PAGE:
With nearly 12.4 million tonnes of wheat already procured in Punjab - the highest procurement in the last few decades - the Punjab government and its agencies are wondering where to store the foodgrain. The target for wheat procurement this year was set at 11 million tonnes.
Similar anxieties exist in the neighboring state of Haryana, where the procurement is nearing 8.5 million tonnes against the target of seven million tonnes.
With the monsoon likely to hit the region in late June, officials are concerned that old and new foodgrain stocks might be exposed to rain and thousands of tonnes could end up rotting.
Punjab, which has just 1.54 percent of the country's geographical area, alone supplies to the national food grain kitty over 60 percent of the wheat and rice.
"On April 1, when wheat procurement began officially, the opening stock of foodgrain in Punjab was 6.8 million tonnes. This was much more than the stocks on 5.1 million tonnes recorded in April last year. This was owing to the slow movement of foodgrain from Punjab in (2011-12)," a senior officer of the Food and Supplies Department told IANS.
In the past year, over two million tonnes of foodgrain was stored in an unscientific manner and exposed to the weather. Unlike wheat, rice stocks cannot be stored in the open.
This year, officials say, 3-3.5 million tonnes of wheat could be stored in an unscientific manner.
"This is our worst-ever storage nightmare. The central government has to intervene immediately and move the earlier stocks of wheat and rice out of Punjab. Otherwise, the newly procured wheat will also start rotting," the officer said.
"The procurement this year has exceeded our target (of 11 million tonnes). Though we have made arrangements, like gunny bags, and are creating additional storage space, the storage problem is a big challenge due to the bumper crop," Punjab's Food and Supplies Minister Adesh Pratap Singh Kairon said.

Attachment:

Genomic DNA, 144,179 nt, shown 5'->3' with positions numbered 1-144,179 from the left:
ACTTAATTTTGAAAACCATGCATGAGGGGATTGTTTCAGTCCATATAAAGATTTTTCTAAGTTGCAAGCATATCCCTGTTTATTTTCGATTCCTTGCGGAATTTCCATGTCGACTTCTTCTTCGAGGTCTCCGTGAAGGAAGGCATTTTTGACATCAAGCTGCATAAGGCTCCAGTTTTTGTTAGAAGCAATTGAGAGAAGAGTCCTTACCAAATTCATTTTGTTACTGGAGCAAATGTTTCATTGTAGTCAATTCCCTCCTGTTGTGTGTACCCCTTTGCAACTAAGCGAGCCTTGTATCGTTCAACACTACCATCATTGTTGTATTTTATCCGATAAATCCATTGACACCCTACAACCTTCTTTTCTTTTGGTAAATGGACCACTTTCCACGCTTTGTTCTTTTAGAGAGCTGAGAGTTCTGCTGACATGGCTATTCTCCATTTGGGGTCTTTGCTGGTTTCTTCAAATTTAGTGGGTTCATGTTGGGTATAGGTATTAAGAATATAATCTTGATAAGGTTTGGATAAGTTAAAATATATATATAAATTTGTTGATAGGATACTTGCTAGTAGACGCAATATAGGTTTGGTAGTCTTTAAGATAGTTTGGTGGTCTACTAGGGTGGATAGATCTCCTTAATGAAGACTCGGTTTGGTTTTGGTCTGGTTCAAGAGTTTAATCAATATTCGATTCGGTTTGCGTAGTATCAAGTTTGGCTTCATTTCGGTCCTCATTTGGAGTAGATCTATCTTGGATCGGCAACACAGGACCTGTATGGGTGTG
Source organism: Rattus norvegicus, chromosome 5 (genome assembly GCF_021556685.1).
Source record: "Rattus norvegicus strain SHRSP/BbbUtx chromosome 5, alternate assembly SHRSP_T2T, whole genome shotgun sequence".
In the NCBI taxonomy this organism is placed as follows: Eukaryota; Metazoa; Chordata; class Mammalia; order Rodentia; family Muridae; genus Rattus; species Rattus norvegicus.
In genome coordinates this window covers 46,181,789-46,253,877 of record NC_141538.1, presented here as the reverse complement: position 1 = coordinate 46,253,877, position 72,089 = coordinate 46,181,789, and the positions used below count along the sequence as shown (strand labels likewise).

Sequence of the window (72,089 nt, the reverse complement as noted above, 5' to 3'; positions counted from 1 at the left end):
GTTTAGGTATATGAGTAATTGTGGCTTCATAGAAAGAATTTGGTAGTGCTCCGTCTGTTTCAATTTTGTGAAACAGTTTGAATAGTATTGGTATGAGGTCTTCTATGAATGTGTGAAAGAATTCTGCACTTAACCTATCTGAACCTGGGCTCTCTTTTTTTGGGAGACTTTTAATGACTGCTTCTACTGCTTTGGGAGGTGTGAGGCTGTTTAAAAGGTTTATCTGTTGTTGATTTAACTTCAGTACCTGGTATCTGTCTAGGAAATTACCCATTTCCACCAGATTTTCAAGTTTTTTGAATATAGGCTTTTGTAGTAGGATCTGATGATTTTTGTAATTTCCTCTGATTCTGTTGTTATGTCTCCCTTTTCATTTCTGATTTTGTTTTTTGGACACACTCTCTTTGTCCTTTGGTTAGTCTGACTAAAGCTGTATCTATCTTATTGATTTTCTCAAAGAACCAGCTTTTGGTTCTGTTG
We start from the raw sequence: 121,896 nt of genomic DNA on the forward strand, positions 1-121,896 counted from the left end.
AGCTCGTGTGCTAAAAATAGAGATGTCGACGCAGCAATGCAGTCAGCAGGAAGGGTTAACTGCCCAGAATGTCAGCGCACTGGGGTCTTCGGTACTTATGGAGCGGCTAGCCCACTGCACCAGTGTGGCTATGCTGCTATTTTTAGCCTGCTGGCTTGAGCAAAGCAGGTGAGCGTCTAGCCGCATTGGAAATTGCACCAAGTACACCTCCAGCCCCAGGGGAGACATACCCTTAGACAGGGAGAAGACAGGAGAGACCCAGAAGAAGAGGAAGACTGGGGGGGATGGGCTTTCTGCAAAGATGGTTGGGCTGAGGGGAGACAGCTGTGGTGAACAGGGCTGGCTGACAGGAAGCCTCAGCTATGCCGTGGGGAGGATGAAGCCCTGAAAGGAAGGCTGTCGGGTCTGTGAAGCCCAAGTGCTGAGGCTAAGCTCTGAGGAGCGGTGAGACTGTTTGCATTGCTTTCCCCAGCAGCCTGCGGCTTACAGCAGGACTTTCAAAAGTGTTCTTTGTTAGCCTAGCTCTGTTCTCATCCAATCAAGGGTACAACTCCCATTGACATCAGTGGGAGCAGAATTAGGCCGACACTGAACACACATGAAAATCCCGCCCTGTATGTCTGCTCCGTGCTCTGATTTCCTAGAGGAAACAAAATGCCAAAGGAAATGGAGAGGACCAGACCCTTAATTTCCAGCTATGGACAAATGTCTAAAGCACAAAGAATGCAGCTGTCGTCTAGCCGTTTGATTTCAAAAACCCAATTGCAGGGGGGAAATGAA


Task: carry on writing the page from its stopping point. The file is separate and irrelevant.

Punjab has a storage capacity of over 20 million tonnes. Out of this, there is capacity for 10 million tonnes under covered space while the rest is stored on brick plinths and covered with plastic tarpaulin.
"Wheat is rotting at a number of places in Punjab and Haryana. It is an irony that in this country, many people go hungry every day and some die of hunger, but we are not even doing anything to save the available food. The hard efforts of our farmers are wasted," Shamsher Singh, an agriculturist from Patiala, told IANS.
In the last five years, nearly 97,000 tonnes of wheat rotted in Punjab alone.
"We had a stock of nearly 5.5 million tonnes of foodgrain when procurement started this year (April 1). With this year's bumper crop, we are heading for challenging times to create storage space," Haryana Food and Supplies Minister Mahender Pratap Singh said.
Haryana is likely to procure over 8.5 million tonnes of wheat, the highest-ever procurement since the state was born on November 1, 1966.
The Punjab and Haryana governments have been asking the Centre to drastically increase storage capacity in both the states. However, a huge shortfall in storage capacity continues.